3 Concepts of Inequality - Theories on the Mechanisms of Gender-Specific Pay

The breadwinner model cited by Esping-Andersen has been seen as the main cause of gender inequality in modern welfare states since the beginning of feminist social policy research, although the traditional breadwinner model is increasingly being called into question in the public debate.13 At the same time, unpaid care work becomes the basis of gender-specific aspects of employment development.

In the following, Esping-Andersen's attitudes towards gender roles and the continued existence of traditional gender-specific family division of labor are examined. Then the criticism of Ostner and Pfau-Effinger is dealt with, who do not deny the success of an equalization of the social roles of women and men under state socialism, but who doubt the strong transformation processes of the welfare states. In addition, the meritocratic social model and the devaluation hypothesis play an important role. Using the example of the discussion of these concepts, it should be shown that theoretical insights into the context of these basic ideas and the associated gender equality policy orientation can be a decisive measure for the practical implementation of equality.

3.1 The Esping-Andersen typology - effects of the breadwinner model on women's income

Now Gøsta Esping-Andersen's theory is brought closer. Esping-Andersen's book 'The three Worlds of Welfare Capitalism' formed the basis for a new typology of welfare states and their different systems in 1990. Esping-Andersen explores the fundamental question of what exactly makes a state a welfare state and which criteria are relevant for this. The following three approaches were of great importance for his investigations.These include the historical changes in state affairs, the distinction between the remainder of the state and the institutionalized welfare state, as well as the assessment of the theoretical selection criteria for determining a welfare state.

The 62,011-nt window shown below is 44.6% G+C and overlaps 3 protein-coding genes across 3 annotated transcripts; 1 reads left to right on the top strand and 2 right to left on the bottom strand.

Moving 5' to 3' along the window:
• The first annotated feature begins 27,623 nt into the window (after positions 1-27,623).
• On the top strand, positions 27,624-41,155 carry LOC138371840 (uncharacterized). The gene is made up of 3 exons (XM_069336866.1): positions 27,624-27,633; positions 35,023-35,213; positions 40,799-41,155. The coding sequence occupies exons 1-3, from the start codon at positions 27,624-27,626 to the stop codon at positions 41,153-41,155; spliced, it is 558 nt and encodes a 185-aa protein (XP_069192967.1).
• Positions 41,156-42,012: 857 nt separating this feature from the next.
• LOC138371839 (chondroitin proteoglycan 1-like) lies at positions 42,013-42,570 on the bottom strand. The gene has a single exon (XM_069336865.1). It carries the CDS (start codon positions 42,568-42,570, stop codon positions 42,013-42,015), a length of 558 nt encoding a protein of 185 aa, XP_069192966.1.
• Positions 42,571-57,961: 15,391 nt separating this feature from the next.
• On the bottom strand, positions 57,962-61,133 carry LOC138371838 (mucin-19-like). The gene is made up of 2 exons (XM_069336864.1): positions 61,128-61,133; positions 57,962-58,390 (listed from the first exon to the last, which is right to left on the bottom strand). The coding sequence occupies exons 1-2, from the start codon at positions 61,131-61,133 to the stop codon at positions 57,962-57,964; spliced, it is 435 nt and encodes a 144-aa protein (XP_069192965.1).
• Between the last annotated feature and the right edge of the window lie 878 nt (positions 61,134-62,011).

Furthermore, the welfare state guarantees its citizens social rights (Esping-Andersen, 1990). If the rights are granted on the basis of a general recognition as citizens and are not based on the performance of the individual, this results in a decommodification of the individual vis-à-vis the market. H. the citizen can survive in a welfare state, regardless of his or her productivity, and is independent of the market. The replacement of class affiliation goes hand in hand with this development. The newly won status as a citizen represents the new concept of social stratification. Esping-Andersen also emphasizes that the resources of the market are unevenly distributed. According to Esping-Andersen, the bourgeois class is the beneficiary class in this case. The working class, on the other hand, is favored in terms of the distribution of political resources, since it represents the numerically larger class in comparison. These use the power resources to influence and correct the inequality in distribution. The fundamental interest is the minimization of the commodification, i.e. to be freed from the compulsion to gain employment.

In addition, Esping-Andersen distinguishes between three producers of welfare. These include the market, the family and the state. Depending on how these three actors are structured, there are three different types of welfare state regimes: the liberal, the conservative and the social democratic regime. The performance of welfare states is analyzed on the basis of the relationship between the state and the market, the quality of social services and the influence of social policy on the distribution of power.